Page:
Wednesday, June 25, 2008

McClellan won't rule out vote for Obama

SAN FRANCISCO — Former White House Press Secretary Scott McClellan, whose recently published memoir skewers the Bush administration as part of Washington's "culture of deception," said Tuesday it's not out of the question that he'd vote for Democrat Barack Obama in this year's presidential election.

"I haven't made a decision. ... I think we need to press the candidates to be more specific on how they intend to follow through on what they've been talking about'' in regard to changing the nation's political discourse, McClellan told reporters after addressing the Commonwealth Club of California at the Fairmont Hotel.

He praised Republican presidential candidate John McCain as a straight shooter, but said he likes what he hears from Obama, too. While speaking to the audience of about 550, he'd noted how he'd changed party affiliation from Democrat to Republican in the 1980s; while speaking to reporters afterward, he said he wouldn't rule out switching back.

"I haven't made any long-term decisions at this point," he said. "I've always come at it from a centrist viewpoint."

He also told reporters he'd had no contact from either Obama's or McCain's campaigns since his book — "What Happened: Inside the Bush White House and Washington's Culture of Deception" — was published several weeks ago, and he's "definitely happy to be sitting it out this time around."

McClellan, 40, has been crisscrossing the nation on a speaking Advertisementtour in support of his book. He testified before the House Judiciary Committee last Friday, saying President Bush lost the public's trust and approval by failing to be open and candid about his mistakes, including his administration's leak of CIA operative Valerie Plame's identity.

On Tuesday, he noted how the House Judiciary Committee's ranking Republican,

Lamar Smith of Texas, had trivialized his testimony by calling it a "book of the month" hearing.

McClellan joked about a few other not-yet-written titles for the committee to consider, including, "The Lies I Told to Whom and Why," by former White House political adviser Karl Rove; "I Upped Halliburton's Income, So Up Yours," by Vice President Dick Cheney; and "Well, Pardon Me,'' by convicted former Cheney chief of staff I. Lewis "Scooter" Libby. The audience laughed and applauded for each.

McClellan said he's taken "plenty of criticism for me telling a story as I knew it and as I lived it," but he sees his book as a means of laying bare the poisoned partisan politics now dominating the nation's capital. Politicians oversimplify and distort serious issues to support ideology, he said, and the national media are complicit by getting too caught up in the never-ending electoral horse race.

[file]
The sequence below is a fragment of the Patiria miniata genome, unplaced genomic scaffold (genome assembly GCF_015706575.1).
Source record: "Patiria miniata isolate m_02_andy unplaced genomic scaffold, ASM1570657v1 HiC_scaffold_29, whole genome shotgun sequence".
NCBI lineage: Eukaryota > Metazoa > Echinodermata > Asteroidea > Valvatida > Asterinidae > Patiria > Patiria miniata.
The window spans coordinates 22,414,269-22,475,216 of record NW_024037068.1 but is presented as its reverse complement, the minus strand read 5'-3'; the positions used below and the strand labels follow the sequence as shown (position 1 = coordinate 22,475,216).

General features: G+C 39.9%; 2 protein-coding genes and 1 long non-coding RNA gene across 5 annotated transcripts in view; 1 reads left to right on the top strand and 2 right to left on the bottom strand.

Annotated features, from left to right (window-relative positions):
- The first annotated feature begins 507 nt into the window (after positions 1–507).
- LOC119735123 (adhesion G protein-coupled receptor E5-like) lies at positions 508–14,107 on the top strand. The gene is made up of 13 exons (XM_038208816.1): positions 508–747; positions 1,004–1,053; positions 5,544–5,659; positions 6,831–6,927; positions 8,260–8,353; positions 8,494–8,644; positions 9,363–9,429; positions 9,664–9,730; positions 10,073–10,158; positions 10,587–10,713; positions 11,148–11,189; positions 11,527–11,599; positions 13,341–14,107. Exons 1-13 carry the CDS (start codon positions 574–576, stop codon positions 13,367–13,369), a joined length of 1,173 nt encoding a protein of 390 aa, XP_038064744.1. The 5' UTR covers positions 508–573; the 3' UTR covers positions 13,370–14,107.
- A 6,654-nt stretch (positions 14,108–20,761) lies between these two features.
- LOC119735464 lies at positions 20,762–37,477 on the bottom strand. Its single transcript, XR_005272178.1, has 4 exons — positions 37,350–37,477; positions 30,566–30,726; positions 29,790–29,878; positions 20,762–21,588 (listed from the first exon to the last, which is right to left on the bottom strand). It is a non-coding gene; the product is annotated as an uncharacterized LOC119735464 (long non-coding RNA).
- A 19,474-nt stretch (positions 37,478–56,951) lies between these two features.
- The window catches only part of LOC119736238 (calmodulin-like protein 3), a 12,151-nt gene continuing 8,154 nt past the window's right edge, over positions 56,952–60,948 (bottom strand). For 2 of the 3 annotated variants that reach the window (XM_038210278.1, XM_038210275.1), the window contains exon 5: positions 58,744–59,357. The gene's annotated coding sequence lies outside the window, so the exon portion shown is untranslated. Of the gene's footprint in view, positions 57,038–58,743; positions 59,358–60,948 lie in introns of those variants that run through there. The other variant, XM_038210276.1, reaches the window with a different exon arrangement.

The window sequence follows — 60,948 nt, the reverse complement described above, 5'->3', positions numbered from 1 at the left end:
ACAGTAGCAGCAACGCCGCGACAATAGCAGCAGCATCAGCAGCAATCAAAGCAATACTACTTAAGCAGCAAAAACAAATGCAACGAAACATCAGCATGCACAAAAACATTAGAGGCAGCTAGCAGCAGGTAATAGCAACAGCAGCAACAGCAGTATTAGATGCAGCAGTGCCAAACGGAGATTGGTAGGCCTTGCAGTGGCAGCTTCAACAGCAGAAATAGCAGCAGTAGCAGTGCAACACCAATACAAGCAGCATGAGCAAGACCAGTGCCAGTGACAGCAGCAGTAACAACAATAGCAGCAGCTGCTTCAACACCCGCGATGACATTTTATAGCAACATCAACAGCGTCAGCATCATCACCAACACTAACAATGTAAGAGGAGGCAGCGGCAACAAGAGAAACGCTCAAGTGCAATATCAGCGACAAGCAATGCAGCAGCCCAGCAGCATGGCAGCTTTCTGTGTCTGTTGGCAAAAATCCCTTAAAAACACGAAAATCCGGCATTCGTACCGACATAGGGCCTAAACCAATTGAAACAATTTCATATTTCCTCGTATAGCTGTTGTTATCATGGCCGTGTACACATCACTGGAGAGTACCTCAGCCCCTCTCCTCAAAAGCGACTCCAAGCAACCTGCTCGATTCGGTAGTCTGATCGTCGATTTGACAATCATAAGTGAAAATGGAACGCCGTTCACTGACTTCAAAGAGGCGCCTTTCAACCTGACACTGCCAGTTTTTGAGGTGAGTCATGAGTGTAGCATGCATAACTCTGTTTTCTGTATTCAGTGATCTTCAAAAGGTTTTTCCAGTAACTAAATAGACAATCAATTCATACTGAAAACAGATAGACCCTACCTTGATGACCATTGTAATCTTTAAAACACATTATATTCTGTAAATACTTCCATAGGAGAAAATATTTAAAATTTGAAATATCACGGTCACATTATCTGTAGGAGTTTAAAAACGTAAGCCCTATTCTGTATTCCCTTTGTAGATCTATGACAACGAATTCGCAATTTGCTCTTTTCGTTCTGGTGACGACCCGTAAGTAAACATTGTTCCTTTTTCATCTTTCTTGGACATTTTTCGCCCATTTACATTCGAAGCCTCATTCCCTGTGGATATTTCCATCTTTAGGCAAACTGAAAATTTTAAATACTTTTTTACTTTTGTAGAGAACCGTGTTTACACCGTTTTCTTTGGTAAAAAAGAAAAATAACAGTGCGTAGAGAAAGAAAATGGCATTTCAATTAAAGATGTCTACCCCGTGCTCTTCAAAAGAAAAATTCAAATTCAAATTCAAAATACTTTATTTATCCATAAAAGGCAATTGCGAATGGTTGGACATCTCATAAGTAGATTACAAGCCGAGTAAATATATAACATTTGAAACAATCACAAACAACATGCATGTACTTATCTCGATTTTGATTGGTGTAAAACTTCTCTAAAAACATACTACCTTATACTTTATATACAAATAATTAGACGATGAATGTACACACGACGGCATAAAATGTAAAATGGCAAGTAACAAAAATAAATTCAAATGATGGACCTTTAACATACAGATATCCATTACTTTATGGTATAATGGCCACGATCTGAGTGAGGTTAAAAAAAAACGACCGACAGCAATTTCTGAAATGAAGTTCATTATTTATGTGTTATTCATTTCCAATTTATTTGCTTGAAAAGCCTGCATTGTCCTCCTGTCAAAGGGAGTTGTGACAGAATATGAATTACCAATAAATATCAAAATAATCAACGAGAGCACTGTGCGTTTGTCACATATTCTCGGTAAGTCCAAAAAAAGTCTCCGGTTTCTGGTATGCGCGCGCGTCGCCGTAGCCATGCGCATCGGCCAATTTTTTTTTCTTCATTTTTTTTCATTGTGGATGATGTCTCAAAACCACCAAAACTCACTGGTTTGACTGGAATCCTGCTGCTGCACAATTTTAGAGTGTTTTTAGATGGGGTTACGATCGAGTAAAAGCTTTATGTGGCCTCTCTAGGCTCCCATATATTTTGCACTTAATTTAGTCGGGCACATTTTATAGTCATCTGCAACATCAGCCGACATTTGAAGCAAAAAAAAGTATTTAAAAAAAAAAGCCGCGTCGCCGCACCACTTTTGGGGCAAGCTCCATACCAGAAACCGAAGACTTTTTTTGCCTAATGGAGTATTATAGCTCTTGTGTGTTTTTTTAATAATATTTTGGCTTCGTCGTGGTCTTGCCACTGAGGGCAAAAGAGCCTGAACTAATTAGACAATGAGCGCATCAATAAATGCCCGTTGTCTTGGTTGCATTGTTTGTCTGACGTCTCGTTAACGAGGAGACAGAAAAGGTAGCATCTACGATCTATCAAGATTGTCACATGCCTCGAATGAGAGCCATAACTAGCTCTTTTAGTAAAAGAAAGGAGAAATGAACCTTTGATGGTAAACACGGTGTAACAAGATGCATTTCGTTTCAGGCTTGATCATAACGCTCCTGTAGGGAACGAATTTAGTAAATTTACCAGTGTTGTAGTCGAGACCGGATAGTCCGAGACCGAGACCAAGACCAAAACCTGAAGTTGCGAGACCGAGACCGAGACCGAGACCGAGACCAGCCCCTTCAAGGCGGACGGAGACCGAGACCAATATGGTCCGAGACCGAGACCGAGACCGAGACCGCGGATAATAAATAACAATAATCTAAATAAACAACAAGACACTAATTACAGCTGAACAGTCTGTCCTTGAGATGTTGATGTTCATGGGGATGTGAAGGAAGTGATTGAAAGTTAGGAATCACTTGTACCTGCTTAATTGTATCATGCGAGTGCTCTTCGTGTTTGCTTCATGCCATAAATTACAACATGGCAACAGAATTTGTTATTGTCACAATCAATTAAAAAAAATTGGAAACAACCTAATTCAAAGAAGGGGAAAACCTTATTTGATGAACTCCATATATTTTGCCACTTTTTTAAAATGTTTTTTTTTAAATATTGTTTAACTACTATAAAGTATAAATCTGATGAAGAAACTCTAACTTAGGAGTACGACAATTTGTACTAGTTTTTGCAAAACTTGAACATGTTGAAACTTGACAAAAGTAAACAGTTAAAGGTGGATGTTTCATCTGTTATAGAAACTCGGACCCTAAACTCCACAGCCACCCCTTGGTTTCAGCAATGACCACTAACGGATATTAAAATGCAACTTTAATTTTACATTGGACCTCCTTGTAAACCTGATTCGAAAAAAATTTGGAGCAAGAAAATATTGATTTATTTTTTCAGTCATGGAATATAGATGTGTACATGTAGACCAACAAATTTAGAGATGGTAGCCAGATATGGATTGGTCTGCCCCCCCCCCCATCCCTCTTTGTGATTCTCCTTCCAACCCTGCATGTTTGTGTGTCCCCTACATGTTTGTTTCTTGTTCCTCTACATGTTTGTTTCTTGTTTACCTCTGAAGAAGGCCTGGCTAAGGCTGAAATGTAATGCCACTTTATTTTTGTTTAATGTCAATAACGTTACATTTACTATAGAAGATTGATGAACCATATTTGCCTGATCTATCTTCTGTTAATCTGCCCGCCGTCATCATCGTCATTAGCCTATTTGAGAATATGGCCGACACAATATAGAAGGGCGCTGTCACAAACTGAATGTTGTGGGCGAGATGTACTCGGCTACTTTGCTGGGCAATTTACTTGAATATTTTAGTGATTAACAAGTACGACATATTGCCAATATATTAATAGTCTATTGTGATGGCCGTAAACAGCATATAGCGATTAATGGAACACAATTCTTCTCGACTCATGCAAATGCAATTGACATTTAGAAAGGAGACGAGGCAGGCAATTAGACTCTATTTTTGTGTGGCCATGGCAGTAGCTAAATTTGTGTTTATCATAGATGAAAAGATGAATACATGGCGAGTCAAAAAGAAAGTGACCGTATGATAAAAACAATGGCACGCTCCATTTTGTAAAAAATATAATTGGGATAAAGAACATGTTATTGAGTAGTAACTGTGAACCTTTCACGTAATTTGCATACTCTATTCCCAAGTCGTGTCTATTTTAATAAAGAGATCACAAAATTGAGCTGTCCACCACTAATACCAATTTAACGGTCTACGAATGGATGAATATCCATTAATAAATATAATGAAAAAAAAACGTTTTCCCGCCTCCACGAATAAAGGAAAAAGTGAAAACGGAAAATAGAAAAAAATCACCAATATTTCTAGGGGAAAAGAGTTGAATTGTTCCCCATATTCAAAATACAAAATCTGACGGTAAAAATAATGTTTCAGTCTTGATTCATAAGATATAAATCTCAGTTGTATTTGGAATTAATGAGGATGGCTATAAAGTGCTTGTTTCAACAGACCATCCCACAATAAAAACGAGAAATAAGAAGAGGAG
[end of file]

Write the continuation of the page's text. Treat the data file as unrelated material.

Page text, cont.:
His final 10 months as White House press secretary "was a period of increasing disillusionment," he said, but it wasn't until after he stepped down from the podium in April 2006 and began organizing his thoughts to write this memoir that he "realized how badly misplaced my trust in this administration was."

The Bush White House "shunned candor and openness with the American people," he said, and he "got caught up in this destructive culture just as so many others do."

Taking questions from the audience, McClellan said he believes that if Bush had foreseen how long and how many lives the invasion and occupation and Iraq would take, "I don't think he would've made the decision. I don't think he would've gone to war in the first place."

Bush is "very disciplined" and "understands the need to stay focused on the bigger picture," he said, adding that the only time he saw "a little bit of self-doubt in his eyes" was when Bush met with families of wounded or slain troops. "There is genuine care and concern there," even if the war was misguided, McClellan said.

Later, McClellan told reporters that although Cheney was hailed as a great pick when Bush selected him as a running mate in 2000, the vice president has had "a terribly negative impact on this presidency."

He said McCain should seek a running mate with a similar "maverick, independent" reputation, and Obama needs "someone with some foreign-policy heft" who reinforces the ticket's theme of change and optimism."

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